Job’s Report Not So Solid
Friday’s jobs report, the first of 2017, came in weaker than expected with 156k jobs created in December versus expectations for 176k. This report tends to be volatile month-to-month, so we like to look at the twelve month moving average to get a better idea of the longer-term trends. From that lens we can see that new job creation peaked back in February of 2015 and has been trending downward ever since. Today the twelve month moving average is back to February 2014 levels – not exactly painting the picture of an accelerating economy.
On the other hand average hourly earnings increased by 2.9% on a year-over-year basis as the labor force participation rate, which is still at early 1980s levels, rose slightly from 62.6% to 62.7%. The uptick in wages could be partially attributable to the calendar because the survey is typically conducted during the week of the 12th day of the month which was a Saturday in November but a Monday in December, so that those who get paid on a bi-monthly basis would be counted in December. Taking a look at the longer-term average, average hourly earnings on a 3-month and 12-month moving average basis have been solidly trending upwards along with the monthly number.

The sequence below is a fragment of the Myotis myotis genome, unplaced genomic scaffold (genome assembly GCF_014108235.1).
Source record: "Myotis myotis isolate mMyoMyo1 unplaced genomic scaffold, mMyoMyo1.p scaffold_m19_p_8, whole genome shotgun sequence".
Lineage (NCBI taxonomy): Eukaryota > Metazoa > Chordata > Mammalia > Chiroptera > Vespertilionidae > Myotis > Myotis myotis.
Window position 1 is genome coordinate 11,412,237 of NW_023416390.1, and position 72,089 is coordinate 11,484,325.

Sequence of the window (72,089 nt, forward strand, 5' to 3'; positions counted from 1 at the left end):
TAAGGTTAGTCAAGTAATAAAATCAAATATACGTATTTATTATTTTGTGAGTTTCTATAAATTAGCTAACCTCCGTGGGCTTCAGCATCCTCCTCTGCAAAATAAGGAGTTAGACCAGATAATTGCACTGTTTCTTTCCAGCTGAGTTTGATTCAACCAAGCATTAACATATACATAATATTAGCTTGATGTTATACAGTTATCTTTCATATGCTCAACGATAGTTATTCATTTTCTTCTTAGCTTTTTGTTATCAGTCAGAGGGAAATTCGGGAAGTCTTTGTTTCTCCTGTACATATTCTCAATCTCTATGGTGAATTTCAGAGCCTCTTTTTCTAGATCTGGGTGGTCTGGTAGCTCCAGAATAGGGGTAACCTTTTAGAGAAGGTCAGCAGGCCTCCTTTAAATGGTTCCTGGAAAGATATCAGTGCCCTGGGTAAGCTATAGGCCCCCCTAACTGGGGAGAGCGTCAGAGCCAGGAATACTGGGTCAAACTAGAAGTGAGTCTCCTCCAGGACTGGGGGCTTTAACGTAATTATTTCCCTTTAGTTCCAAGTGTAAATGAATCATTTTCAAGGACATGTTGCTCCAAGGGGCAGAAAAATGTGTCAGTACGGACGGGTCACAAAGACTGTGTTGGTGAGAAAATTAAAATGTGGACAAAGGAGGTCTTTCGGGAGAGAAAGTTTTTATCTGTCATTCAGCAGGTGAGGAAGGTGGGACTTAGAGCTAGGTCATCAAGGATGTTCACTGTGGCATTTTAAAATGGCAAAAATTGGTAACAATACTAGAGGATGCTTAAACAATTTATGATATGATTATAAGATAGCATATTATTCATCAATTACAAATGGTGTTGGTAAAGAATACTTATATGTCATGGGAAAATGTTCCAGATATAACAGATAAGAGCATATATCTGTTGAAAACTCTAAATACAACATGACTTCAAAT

Bottom Line: This report is likely to make another rate hike by the Fed more likely rather than less likely, although we still see major structural problems with the labor market given the multi-decade low level of employment in the working age cohort coupled with the ever widening gap between Job Openings and Hirings that indicate a mismatch in the nation between the skills companies want and those available in the population.